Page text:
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Tom Hanks offers gripping return to WWII with ‘Greyhound’

AT A GLANCE

Greyhound

Directed by: Aaron Schneider

Starring: Tom Hanks, Elisabeth Shue, Stephen Graham, Michael Benz, Rob Morgan

Rated: PG-13

Available: July 10 on Apple TV+

Critical rating: 3 stars out of 4

Photo courtesy of Apple TV+

By Forrest Hartman

Tom Hanks is giving movie fans another compelling, World War II history lesson and – intentionally or not – proving that Apple TV+ is a bargain. 

“Greyhound,” Hanks’ new WWII drama, was originally intended for theatrical release, but Apple purchased the film, and subscribers to the company’s premium streaming service have access beginning July 10. Considering that the service costs only $4.99 a month and that subscribers get not only “Greyhound” but a host of other content, it’s tough to find a downside. For the $40 or so a family would have dropped to see “Greyhound” in theaters, everyone can watch and gain access to eight months of additional content. Quick aside – check out “The Morning Show,” “Mythic Quest: Raven’s Banquet” and “Dickinson” before you cancel. 

Hanks – who wrote the “Greyhound” screenplay with inspiration from the C.S. Forester novel “The Good Shepherd” – has lamented the small screen-only approach in at least one interview, and his concerns have merit. “Greyhound” is the type of production-heavy spectacle that truly benefits from larger-than-life presentation. Because the movie centers on naval warfare, the crashing of waves and thump of depth charges would play better in a theater. That said, watching at home is still a pleasant experience and – again – it’s hard to beat the price. 

The movie is a simple-but-well-crafted affair that runs only 91 minutes, most of that time spent establishing the unpredictable and frightening nature of high seas combat. Hanks plays Ernest Krause, a first-time destroyer captain charged with protecting a merchant ship convoy during a dangerous Atlantic crossing. Set during the Battle of the Atlantic, the movie pits Krause against a group stealthy U-boats determined to destroy as much of the convoy as possible.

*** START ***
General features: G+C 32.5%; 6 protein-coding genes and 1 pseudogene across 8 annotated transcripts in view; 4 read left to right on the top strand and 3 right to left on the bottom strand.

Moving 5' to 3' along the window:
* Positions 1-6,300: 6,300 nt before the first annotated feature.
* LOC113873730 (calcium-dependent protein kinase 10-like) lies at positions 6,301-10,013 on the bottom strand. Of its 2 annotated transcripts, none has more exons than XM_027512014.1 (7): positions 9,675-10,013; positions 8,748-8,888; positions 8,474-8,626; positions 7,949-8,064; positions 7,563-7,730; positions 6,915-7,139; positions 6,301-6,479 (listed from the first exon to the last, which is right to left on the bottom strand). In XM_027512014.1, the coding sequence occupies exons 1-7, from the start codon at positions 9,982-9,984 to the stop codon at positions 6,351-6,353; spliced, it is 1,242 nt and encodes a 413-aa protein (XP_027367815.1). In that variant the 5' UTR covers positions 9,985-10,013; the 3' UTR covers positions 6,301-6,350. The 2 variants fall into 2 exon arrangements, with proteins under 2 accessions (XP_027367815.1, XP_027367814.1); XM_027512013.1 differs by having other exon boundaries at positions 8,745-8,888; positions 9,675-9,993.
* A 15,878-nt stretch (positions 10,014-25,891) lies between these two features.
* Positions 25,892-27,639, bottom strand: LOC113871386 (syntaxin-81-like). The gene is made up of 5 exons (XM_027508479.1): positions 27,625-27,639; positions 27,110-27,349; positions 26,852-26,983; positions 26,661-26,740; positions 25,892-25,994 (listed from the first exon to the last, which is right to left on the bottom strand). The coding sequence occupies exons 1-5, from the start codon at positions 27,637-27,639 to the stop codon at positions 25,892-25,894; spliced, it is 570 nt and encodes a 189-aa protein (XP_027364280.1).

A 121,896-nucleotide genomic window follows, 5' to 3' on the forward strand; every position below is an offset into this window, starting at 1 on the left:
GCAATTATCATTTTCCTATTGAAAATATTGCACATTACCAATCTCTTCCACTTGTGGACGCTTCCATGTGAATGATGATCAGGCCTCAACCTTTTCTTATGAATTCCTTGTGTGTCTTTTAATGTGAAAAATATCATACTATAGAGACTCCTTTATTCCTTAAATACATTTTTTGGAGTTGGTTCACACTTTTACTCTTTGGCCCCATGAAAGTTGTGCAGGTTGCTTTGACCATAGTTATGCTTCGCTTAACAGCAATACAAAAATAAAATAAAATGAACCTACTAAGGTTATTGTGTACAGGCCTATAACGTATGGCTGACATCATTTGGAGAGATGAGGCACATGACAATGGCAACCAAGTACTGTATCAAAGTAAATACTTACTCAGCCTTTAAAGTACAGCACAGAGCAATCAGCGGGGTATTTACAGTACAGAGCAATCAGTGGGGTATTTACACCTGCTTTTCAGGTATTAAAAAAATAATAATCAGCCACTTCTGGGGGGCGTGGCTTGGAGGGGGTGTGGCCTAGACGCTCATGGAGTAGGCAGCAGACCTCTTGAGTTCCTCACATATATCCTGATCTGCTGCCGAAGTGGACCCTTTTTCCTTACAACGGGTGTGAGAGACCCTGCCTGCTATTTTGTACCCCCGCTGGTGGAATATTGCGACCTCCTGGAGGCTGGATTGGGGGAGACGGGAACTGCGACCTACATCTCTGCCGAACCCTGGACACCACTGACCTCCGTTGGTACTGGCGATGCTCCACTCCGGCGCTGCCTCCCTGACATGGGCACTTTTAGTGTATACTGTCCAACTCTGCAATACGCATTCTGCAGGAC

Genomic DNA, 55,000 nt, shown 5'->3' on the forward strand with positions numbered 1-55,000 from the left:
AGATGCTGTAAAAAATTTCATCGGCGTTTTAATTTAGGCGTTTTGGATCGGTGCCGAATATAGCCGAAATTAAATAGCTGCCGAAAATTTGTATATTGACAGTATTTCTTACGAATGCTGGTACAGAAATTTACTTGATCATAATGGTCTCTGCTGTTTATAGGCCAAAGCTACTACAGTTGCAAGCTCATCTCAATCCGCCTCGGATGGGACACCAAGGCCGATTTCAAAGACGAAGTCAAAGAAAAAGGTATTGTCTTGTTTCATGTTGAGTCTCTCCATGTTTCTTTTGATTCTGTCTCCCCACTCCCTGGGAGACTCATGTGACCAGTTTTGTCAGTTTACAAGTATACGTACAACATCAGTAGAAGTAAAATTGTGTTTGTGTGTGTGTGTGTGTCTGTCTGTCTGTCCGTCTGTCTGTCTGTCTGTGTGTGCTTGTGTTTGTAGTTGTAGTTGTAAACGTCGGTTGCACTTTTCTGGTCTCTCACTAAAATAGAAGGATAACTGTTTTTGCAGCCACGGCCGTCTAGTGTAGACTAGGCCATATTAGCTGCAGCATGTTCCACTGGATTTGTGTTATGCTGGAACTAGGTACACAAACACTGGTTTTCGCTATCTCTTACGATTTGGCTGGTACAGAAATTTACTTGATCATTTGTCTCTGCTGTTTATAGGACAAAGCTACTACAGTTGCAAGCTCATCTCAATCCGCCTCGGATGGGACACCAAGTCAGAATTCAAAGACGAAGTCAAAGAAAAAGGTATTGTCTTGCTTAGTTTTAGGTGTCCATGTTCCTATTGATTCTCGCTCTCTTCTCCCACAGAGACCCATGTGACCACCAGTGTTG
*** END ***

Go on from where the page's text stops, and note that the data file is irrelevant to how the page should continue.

Although the movie has a substantial cast, the emotional focus is on Krause and his personal struggles. As a first-time captain, he rarely rests and frequently second guesses his own decisions, but he does so quietly, maintaining a confident and grim demeanor for his crew. Additional players, including Elisabeth Shue, Stephen Graham, Michael Benz and Rob Morgan are included entirely as background, demonstrating the type of leader Krause is and showing that combat decisions take a personal toll no matter the outcome. 

There are movies that do a far better job examining the moral quandaries of combat. There are also films that span a greater time period, putting World War II into sharper focus. In fairness, neither Hanks nor director Aaron Schneider (“Get Low”) attempt these loftier goals. They seem entirely satisfied telling the story of a single man … while also doing a fine job allowing the audience to experience naval warfare. That is a reasonable goal for a movie, and they succeed. 

Just as “Saving Private Ryan” allowed moviegoers to storm the beach at Normandy and “Memphis Belle” put them aboard a B-17, “Greyhound” gives a close up look at life aboard a WWII destroyer. During the course of the film, viewers witness everything from near collisions to a showdown with a surfaced U-boat. The production design is outstanding, and the combat sequences are harrowing, as they should be. “Greyhound” may be a modest movie, but it is effective. Although it is fiction, viewers comes out of the picture with a better understanding of the dangers that seamen faced during the height of World War II, so Schneider and Hanks receive high marks for execution. 

“Greyhound” is easily worth a one-month subscription to Apple TV+ … even if one watches no additional content. This is especially true when one considers that many other movies that were originally planned for theaters are charging  on-demand fees as high as $19.99. 

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Video Verdict: ‘American Hustle,’ ‘Mandela: Long Walk to Freedom,’ ‘Saving Mr. Banks’

Christian Bale;Jeremy Renner;Bradley Cooper

From left to right, Amy Adams, Bradley Cooper, Jeremy Renner, Christian Bale and Jennifer Lawrence star in “American Hustle.”

Three Academy Award-nominated features lead this week’s crop of home video releases.